Anthony Kierans always wanted to live in a Victorian Gothic house. The problem is that there are very few real examples of Victorian Gothic houses in Ireland.
And perhaps none in Donegal, where he planned to make a home with his wife Evelyn in the 1990s.
Undeterred by such trifles, the Mornington man decided to build his very own Victorian Gothic stack from scratch.
The result is Rossmore, completed in 2000 after two years of work, clad and bordered in carved stone.
It’s a rich extravaganza of recreated historical details blended with the genuine item and a home that has amazed first-time visitors for 22 years.
“It’s my Downton Abbey,” laughs Anthony.
Rossmore has seven receptions (counting the great hall and kitchen/dining room) and three bedrooms. It features large columns, Gothic stained glass windows and a triple height “great hall” of truly grand proportions.
This has a huge and intricate handcrafted historic style bifurcated staircase.
The views are romantic too – the 2 acre gardens have a direct foreshore to the sea overlooking Donegal Bay.
This home is also full of genuine Gothic style period pieces that Anthony collected and discarded for years before starting construction.
In many ways, Kierans is better qualified than most to build a Victorian Gothic mansion from scratch. Even as a fully trained master painter, he is a rarity.
From a long line of master painters he took a five year apprenticeship and completed a further year at City and Guilds.
“There are very few of us left in the decoration business,” he says.
“But back in the day, any painter worth their salt had to get a degree in painting and decorating.
“You have often worked in a family business like mine, where skills have been passed down from generation to generation and your own trade secrets have always been closely guarded.
“Each family business made their own unique paints and the recipes were secret.
“I remember stopping in the street to watch another master painter at work and he stopped dead and went in and closed the door. Even the technology was strictly guarded back then.”
Working in large historic houses in Ireland and the UK, Anthony developed an appreciation for mid-Victorian Gothic.
“With Georgian, you always recognize the proportions, but most of it is pretty simple. But with Victorian Gothic there is that elaboration of craftsmanship and attention to the smallest of details. You can sit on a piece of furniture and spend an hour just sitting and looking at it.”
After completing his education in the 1970s, Anthony represented Ireland at the Skills Olympics in the Netherlands, where he narrowly missed out on medals, finishing fourth.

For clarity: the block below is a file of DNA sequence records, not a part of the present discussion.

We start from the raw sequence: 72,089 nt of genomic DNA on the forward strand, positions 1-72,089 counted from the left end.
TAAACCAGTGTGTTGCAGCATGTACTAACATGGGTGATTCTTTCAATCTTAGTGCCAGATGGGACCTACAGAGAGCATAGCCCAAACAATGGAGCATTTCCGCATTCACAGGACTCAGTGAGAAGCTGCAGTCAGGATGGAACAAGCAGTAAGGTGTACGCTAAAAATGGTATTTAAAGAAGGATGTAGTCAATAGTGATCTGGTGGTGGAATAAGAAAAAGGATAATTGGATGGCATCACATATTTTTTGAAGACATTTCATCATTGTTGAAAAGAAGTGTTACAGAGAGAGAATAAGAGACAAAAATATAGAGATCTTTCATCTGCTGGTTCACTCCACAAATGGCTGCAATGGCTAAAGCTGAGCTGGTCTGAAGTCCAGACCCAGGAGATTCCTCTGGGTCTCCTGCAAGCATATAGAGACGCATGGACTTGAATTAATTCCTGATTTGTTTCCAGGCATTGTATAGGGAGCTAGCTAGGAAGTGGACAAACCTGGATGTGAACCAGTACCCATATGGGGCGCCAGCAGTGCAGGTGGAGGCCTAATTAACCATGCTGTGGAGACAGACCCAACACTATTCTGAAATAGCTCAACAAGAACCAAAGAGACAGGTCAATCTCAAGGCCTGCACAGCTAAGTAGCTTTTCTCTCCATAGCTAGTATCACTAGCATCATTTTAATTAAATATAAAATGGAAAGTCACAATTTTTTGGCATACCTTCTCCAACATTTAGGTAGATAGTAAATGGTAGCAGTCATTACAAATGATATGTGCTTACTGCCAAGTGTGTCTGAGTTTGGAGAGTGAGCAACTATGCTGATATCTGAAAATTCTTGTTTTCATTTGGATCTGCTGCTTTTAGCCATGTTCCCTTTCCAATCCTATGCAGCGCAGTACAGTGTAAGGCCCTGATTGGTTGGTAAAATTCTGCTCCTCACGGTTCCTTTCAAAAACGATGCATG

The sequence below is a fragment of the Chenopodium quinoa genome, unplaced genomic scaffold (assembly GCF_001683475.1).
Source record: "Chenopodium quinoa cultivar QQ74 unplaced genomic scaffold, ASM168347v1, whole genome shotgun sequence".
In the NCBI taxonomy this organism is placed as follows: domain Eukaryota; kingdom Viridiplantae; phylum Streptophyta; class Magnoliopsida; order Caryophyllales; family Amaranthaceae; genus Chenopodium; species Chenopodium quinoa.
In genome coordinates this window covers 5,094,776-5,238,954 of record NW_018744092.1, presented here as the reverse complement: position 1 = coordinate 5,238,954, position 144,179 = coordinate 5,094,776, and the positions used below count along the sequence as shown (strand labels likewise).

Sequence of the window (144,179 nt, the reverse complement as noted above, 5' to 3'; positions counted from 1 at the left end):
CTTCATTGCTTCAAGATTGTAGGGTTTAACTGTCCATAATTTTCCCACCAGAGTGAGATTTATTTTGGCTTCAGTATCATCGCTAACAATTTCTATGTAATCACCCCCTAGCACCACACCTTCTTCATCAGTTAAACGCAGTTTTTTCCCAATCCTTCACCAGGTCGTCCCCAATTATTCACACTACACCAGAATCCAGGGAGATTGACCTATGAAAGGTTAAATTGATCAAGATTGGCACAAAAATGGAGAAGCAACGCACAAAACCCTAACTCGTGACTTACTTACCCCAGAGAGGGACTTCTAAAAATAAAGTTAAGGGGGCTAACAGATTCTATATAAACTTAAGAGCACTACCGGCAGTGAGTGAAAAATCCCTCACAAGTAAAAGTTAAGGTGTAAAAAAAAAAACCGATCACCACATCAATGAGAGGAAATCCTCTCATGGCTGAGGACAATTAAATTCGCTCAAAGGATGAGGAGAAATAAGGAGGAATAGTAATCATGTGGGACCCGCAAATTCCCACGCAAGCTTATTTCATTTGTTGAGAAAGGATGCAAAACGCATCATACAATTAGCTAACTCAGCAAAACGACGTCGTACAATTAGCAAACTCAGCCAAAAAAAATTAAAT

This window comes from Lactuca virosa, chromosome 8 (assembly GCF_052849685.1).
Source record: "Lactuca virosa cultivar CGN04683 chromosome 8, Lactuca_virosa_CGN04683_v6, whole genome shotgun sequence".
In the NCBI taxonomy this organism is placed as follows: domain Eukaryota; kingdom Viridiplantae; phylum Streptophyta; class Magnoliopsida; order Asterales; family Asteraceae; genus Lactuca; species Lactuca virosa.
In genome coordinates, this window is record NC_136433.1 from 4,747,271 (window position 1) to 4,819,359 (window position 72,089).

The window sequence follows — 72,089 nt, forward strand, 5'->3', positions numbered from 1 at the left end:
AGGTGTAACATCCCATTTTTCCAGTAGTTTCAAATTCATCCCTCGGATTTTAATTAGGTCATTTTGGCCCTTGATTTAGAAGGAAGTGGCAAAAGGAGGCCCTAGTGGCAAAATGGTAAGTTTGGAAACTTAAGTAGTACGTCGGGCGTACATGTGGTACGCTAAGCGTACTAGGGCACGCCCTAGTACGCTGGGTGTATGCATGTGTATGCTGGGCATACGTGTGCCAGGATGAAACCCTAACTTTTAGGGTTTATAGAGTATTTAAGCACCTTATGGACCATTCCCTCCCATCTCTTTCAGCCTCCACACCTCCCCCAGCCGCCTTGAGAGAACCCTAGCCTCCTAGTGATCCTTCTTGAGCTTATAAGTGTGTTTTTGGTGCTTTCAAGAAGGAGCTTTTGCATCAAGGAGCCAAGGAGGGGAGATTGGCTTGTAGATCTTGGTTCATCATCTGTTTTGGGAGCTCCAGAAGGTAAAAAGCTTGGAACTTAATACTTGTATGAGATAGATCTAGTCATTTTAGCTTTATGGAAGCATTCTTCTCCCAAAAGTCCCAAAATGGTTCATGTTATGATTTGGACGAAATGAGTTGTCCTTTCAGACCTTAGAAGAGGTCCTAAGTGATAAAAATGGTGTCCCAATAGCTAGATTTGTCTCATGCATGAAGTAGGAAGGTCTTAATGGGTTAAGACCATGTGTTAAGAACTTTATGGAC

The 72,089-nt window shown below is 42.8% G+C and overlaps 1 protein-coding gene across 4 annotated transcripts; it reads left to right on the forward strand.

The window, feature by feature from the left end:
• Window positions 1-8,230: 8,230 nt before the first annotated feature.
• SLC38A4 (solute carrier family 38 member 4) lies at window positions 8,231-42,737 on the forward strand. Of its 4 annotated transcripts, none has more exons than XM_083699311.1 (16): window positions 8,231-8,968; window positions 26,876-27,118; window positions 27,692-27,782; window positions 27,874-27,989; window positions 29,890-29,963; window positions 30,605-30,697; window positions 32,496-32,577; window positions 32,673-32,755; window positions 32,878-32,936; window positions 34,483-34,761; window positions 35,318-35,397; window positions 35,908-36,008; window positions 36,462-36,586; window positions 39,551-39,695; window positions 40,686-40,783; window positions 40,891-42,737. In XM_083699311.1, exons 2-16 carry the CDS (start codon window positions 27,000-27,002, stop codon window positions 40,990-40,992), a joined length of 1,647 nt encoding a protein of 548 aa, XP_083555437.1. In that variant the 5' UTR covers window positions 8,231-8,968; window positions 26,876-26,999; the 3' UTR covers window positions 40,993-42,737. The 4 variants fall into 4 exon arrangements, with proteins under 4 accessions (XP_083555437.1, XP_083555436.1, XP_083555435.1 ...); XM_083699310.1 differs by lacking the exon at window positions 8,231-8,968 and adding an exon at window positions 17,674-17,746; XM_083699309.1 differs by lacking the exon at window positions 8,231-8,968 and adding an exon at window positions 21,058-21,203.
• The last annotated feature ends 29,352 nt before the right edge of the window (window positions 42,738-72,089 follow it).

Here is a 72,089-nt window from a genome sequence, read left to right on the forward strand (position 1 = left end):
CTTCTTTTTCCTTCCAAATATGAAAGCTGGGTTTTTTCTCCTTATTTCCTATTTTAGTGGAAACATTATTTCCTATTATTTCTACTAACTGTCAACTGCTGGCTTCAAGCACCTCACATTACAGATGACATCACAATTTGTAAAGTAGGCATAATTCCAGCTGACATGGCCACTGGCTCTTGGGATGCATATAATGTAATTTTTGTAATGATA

Many would argue that he would get on the podium for his work at Rossmore, on the Murvagh Peninsula just outside Donegal Town.
His talents for artificial marbling and trompe d’oeil come into their own.
The blockwork in the hall is a painted illusion. The four majestic and ornate Grande Verde marble columns in its living room are hand-painted reproductions and the exotic home bar’s stone-clad windows are painted in mahogany to resemble stone.
The Victorians also used these techniques – think of the famous Blue Room at Buckingham Palace.
Throughout the house he has used simple materials such as plasterboard and MDF combined with his extremely intricate painting skills to recreate historical features that would cost a ransom to reproduce today.
But there are also great originals here. The incredible bifurcated staircase was handcrafted from pitchpine by two Irish firms.
The two stained glass windows in the bar come from an old church in London. 19th-century marble chimneys were salvaged from scrapyards. The bar counter is a 19th century pulpit.
From the great hall a door leads into a games room and a Gothic style bar.
Directly opposite is the main reception room, which connects to a tiered formal dining room. At the rear is the kitchen which connects to a tiered reception desk which in turn extends into a conservatory to a raised terrace overlooking the lower waterfront garden.
Rossmore has three en-suite bedrooms with an oversized en-suite bathroom and a balcony off the master chamber.
He and Evelyn are retiring and want to build a smaller, more manageable home in the area. And yes, chances are it will be Victorian Gothic.
DNG Dorrian is asking €950,000 for Rossmore.
https://www.independent.ie/life/home-garden/homes/this-is-my-downton-abbey-the-master-painter-who-built-a-victorian-gothic-style-mansion-from-scratch-41408946.html ‘This is my Downton Abbey’ – the master painter who built a Victorian Gothic mansion from the ground up